Spiegelman’s Maus: Ancient History
Art, Speigelman, The Complete Maus: A Survivors Tale (Pantheon Books: ISBN 9780679406419)This week you have finished reading Art Spiegelman’s graphic memoir (nonfiction). This is an entirely new genre in this course and was a startling and controversial Holocaust representation when the first volume was published in 1980. In your responses use “Spiegelman” when referring to the author and “Art” when referring to the representation of the author in Maus.
1. Through most of the book, people are represented as animals (Jewish people as mice, Germans as cats, Poles as pigs, and so on). On a few occasions, there are photographs inserted, and sometimes there are drawings of photographs. There are maps and diagrams, as well as drawings of iconic photographs. How does this variety of graphic elements form and develop from much of the same sort of information or images you know through the memoirs, diaries, essays, and documentaries in this course?2. Both Art and his father are constantly shifting in time references and this is immediately drawn in the text (from Queens or the Catskills in the present moment to the First World War and Poland in the 1930s to drawing Maus). What changes have taken place between the first volume and the second for Art and the other characters? How has the unexpected worldwide success of the first volume been a psychological burden?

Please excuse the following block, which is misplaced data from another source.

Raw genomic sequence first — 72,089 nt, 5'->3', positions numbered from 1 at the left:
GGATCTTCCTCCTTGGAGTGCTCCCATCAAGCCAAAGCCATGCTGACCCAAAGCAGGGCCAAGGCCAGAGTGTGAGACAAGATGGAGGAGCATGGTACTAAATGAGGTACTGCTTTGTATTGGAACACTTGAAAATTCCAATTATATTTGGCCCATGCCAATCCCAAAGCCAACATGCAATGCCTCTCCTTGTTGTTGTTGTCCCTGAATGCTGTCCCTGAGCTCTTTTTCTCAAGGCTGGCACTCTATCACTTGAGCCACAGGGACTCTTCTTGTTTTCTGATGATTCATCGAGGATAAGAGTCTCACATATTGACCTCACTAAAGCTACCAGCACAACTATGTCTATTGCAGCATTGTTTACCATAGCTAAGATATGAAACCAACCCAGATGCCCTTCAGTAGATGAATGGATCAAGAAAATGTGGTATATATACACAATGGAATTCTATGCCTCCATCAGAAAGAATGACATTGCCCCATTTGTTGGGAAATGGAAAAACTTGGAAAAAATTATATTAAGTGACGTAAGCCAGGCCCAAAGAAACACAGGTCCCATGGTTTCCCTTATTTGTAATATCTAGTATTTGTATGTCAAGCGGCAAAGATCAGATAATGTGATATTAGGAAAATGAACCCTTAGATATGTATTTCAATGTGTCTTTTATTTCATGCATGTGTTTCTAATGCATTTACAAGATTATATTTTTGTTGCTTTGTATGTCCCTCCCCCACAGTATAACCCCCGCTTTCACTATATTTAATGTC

3. How does Maus represent trauma in victims during the Holocaust and decades later and in the second generation? How does Maus show the differences in desire to remember and control the narrative in the struggle between Art and his father and the ghostly presences of Art’s mother and Richieu?
To receive full points, you must:1. Answer all questions in one to two paragraph answers.2. Refer to the assigned reading and videos where appropriate.3. Demonstrate understanding of the assigned readings and vid